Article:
In the past five years, concerns about increasing income inequality have been at the center of economic policy debates. There is one area though that has remained relatively unexplored. This is the area that deals with the relationship between the labor share of income and personal income inequality. Income inequality refers to the personal distribution of income, and the labor share refers to the remuneration of employees in total factor income (value added) in a given year. When one looks at these two series, the visual impact is striking. For example, between 1970 and 2012 the labor share in G7 countries declined on average by 12 percent while income inequality increased by 25 percent.
The analysis of factor shares (labor and capital) of national income was considered the principal problem of political economy by classic economists like David Ricardo. Up until the 1960s, this topic was given great preeminence in economic textbooks and academic research. When Kaldor famously summarized the long term properties of economic growth in the 1960s, he stated that the shares of national income received by labor and capital were roughly constant over long periods of time. The analysis of factor income shares was the subject of ninety percent of the papers presented at the conference of the International Economic Association in 1965. The dominant theme was that factor shares were important for the macroeconomic performance of economies, as they were linked to the potential problem of profits squeeze or real wages growing above productivity.
Since the 1970s, however, the analysis of factor shares has no longer been at the center of economic debates, given their lack of volatility and reflecting the fact that the division of income could be easily explained by a Cobb-Douglas production function. Those concerned with personal income distribution started to emphasize that there was no direct (or mechanical) link between factors shares and inequality, and that differences in personal income were related to differences in educational attainment. In addition, a broader share of the population was starting to enjoy some kind of capital income. As home ownership, financial assets holdings and capital-funded pensions expanded in advanced economies between 1970 and 1990, the division into (pure) workers receiving only wages and (pure) capitalists/landlords receiving only profits/rents became blurred, thus contributing to the decline in attention paid to this theme.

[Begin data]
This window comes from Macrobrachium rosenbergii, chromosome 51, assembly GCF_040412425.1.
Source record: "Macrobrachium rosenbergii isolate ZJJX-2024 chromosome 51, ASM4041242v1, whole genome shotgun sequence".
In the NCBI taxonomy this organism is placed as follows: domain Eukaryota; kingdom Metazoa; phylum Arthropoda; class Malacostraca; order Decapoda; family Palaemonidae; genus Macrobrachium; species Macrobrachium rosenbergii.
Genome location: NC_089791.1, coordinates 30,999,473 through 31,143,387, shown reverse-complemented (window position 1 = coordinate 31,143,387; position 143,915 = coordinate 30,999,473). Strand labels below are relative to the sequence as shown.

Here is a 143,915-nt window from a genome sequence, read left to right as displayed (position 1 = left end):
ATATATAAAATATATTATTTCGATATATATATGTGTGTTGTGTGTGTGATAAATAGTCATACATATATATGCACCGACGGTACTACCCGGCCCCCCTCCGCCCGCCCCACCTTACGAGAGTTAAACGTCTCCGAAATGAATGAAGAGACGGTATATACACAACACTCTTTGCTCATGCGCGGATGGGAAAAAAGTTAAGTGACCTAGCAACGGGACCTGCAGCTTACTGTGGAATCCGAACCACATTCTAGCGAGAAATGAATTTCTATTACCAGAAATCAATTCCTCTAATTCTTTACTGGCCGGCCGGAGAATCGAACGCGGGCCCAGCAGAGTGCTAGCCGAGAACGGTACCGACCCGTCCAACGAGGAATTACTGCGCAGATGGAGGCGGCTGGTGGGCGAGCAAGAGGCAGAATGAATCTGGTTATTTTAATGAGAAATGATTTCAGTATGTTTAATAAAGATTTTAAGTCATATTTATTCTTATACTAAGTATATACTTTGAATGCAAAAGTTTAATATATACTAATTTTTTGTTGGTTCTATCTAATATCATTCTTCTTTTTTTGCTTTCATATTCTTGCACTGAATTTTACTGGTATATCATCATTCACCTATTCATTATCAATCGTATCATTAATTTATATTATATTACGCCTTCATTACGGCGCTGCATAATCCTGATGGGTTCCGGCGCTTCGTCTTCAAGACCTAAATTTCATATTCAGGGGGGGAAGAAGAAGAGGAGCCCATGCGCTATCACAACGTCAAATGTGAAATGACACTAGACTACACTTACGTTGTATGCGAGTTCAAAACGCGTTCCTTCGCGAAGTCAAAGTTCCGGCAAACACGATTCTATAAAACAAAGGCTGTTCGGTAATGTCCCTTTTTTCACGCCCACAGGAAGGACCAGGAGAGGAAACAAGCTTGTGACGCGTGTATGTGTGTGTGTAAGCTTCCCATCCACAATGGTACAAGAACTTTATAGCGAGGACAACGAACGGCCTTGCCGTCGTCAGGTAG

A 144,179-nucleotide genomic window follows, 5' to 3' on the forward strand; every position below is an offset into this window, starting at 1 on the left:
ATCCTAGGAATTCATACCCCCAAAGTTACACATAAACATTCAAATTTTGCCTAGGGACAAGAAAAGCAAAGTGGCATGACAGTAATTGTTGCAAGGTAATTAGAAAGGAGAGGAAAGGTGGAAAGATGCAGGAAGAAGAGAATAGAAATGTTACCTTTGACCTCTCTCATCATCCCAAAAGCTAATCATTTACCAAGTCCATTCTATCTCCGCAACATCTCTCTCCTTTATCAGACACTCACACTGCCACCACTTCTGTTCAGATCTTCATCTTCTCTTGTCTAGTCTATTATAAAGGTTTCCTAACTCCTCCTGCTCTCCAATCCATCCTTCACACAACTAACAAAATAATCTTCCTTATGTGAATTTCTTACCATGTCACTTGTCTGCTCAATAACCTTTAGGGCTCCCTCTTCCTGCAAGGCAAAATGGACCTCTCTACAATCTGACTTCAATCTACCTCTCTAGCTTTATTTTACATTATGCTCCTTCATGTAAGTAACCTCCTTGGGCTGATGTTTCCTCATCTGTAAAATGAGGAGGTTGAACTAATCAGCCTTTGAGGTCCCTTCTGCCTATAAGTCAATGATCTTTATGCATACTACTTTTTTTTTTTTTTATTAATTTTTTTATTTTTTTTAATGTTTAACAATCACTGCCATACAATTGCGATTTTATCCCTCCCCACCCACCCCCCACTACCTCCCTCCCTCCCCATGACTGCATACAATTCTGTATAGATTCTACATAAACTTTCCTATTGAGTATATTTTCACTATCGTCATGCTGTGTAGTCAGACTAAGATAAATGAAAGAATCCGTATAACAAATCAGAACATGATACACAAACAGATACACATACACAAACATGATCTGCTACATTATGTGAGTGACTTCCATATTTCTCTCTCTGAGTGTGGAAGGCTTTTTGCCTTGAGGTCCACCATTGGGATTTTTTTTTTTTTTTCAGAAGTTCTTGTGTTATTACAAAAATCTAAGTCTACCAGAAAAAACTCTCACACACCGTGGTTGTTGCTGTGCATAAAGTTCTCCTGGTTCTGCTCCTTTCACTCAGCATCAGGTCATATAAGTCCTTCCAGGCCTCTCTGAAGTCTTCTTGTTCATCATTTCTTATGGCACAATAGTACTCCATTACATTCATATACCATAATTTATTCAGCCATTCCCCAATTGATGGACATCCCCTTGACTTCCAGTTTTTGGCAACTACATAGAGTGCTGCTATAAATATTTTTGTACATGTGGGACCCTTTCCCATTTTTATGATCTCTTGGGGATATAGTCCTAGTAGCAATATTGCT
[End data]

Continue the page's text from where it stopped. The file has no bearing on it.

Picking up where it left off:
The interest in the analysis of factor shares returned, however, in the early 2000s. Atkinson cited in 2009 three reasons to explain this renovated attention: first, the analysis of factor shares was useful to understand the link between incomes at the macroeconomic level (national accounts) and incomes at the individual/household level; second, factor shares could potentially help explain inequality in the personal income (at least partly, if certain types of income were mainly received by some type of economic agents); and last but not least, they addressed the concern of social justice with the fairness of different sources of income.